How do we get the diaphragm back online and functioning to its full potential? Yoga is one of the most breath-focused systems of exercise and ways of living and can definitely help whip your diaphragm into top shape!
Here's a simple little visualization exercise you can do to help your brain and diaphragm muscle communicate more efficiently:
You can do this breath in any position (even standing or sitting at your desk!), but many people find it easiest to learn for the first time lying down face up in a comfortable position - knees bent is fine if that feels better to you. Yogis: try savasana, legs up the wall (vipirita karani), supta baddha konasana or even child's pose. Really any restorative pose that's comfortable to you works great. If you're familiar already with a diaphragmatic breath or three part breath - this is a little different. Give it a try!
Visualize the diaphragm as a dome just below the nipple line - like an umbrella or parachute. As you inhale, the diaphragm contracts, moving the dome down toward the base of your pelvis. On the exhale, the diaphragm relaxes, moving back up into it's peak dome position, pushing the air out of your lungs. Inhale, fill air all the way toward the base of your pelvis. Exhale, allow it to move up and out.
This should not cause a huge rise and fall of the belly. Naturally, there will be a little bit of movement, but if there is too much, it is a sign that there is not enough mobility elsewhere to allow your diaphragm to descend fully (maybe the ribcage isn't expanding to the back or sides....maybe the pelvic floor is not relaxing enough). The muscular pelvic floor (the muscles at the base of the pelvis that we've discussed in more detail here) relaxes and descends in phase with the descent of the pelvic floor on inhale (3). This does not mean that you bulge out the pelvic floor on an inhale like you would if you were pushing out a constipated poo. It's a small relaxation movement away from the head on inhale, followed by a natural uplift on the exhale (in phase with the diaphragm's uplift on exhale).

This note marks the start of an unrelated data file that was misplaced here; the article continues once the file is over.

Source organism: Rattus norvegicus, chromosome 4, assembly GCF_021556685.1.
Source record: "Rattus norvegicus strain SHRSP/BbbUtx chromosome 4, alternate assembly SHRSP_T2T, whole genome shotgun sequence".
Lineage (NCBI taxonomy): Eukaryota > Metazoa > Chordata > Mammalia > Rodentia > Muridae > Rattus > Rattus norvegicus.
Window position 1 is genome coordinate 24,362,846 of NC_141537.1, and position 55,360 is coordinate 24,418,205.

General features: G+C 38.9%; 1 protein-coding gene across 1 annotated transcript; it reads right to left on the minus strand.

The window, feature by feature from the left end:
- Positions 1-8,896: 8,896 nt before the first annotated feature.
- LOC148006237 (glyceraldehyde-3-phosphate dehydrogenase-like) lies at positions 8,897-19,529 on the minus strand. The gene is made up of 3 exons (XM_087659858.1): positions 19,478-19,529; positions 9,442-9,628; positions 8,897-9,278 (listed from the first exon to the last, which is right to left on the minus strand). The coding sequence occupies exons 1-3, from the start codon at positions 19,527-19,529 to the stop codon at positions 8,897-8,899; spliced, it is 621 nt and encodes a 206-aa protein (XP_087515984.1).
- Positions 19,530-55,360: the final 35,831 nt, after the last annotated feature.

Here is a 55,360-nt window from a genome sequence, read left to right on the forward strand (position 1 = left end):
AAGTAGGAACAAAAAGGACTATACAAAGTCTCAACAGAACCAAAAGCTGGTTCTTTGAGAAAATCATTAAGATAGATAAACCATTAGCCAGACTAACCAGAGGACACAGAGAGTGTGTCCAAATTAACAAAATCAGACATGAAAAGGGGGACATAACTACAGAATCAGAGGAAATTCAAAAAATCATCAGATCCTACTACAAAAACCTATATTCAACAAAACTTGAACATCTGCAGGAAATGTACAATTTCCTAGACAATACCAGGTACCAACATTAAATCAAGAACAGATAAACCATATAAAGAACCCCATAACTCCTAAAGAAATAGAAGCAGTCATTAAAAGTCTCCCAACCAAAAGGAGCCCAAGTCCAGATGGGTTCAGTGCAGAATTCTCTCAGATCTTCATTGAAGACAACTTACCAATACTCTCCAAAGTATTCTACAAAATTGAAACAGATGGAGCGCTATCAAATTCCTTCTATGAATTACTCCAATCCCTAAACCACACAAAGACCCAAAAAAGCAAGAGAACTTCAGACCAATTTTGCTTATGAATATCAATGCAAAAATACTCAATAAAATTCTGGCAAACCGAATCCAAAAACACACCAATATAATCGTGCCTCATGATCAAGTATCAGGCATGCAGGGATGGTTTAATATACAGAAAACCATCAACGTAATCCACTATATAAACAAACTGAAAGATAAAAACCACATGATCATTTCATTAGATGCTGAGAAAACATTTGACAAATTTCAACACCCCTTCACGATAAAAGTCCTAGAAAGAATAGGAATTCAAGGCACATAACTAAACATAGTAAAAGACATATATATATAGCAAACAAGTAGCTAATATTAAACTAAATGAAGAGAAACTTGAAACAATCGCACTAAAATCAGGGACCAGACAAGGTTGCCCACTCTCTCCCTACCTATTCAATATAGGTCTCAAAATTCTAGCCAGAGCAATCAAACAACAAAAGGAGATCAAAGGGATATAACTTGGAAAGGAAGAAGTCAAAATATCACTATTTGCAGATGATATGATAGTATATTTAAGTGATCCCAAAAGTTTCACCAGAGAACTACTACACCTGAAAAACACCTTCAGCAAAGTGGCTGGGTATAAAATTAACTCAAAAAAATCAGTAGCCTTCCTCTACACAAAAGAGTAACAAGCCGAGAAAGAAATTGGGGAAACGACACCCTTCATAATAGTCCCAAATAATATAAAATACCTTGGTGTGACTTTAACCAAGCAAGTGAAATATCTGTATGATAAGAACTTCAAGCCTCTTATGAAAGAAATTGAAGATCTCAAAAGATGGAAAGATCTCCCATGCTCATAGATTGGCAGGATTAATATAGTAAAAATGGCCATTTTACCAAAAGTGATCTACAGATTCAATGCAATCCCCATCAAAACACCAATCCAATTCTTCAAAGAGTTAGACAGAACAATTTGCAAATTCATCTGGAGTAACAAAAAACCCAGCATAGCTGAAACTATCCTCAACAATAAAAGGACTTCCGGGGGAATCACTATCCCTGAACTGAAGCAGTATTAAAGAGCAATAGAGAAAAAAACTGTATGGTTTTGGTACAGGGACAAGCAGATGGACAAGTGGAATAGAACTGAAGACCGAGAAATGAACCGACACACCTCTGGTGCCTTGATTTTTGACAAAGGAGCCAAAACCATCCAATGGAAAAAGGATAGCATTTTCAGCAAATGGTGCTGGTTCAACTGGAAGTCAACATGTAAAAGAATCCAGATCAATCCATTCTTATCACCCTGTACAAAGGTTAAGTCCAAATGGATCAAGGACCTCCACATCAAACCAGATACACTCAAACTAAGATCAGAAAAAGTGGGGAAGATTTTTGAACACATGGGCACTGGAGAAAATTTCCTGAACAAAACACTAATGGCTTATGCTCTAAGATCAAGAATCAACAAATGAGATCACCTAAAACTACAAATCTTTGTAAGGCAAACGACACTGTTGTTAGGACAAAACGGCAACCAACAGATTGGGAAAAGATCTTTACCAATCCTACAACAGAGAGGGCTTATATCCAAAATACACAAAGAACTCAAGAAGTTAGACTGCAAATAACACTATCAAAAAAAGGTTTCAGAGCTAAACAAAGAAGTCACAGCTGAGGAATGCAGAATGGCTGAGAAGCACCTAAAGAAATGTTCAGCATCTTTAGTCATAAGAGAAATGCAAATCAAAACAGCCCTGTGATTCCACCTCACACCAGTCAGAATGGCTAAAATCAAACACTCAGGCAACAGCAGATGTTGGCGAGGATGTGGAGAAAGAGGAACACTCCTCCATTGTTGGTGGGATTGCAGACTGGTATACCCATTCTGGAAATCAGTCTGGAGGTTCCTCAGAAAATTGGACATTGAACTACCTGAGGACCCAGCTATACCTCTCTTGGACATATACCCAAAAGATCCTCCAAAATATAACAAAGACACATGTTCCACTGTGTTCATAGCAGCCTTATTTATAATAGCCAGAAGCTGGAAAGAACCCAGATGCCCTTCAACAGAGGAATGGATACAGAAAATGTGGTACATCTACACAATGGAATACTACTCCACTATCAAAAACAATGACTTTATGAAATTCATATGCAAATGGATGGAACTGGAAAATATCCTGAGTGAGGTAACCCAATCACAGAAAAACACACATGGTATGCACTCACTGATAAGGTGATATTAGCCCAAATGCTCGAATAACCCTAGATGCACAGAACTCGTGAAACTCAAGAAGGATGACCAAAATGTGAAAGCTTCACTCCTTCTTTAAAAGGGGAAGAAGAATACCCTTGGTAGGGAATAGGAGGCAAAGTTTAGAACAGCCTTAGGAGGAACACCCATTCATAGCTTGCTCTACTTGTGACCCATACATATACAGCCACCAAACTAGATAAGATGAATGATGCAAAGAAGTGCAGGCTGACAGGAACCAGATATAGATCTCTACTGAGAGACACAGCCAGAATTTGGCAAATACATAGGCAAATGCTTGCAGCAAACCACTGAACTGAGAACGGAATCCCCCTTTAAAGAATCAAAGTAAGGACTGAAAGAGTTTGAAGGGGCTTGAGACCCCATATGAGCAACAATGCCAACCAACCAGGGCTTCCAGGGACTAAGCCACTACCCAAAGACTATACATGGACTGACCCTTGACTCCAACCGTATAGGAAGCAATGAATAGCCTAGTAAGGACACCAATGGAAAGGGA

2. Vostatek 2013. Diaphragm Postural Function Analysis Using Magnetic Resonance Imaging. Available free full text online: http://www.plosone.org/article/info%3Adoi%2F10.1371%2Fjournal.pone.0056724
3. Talasz 2011. Phase-locked parallel movement of diaphragm and pelvic floor during breathing and coughing—a dynamic MRI investigation in healthy females. Int Urogynecol J 22:61–68.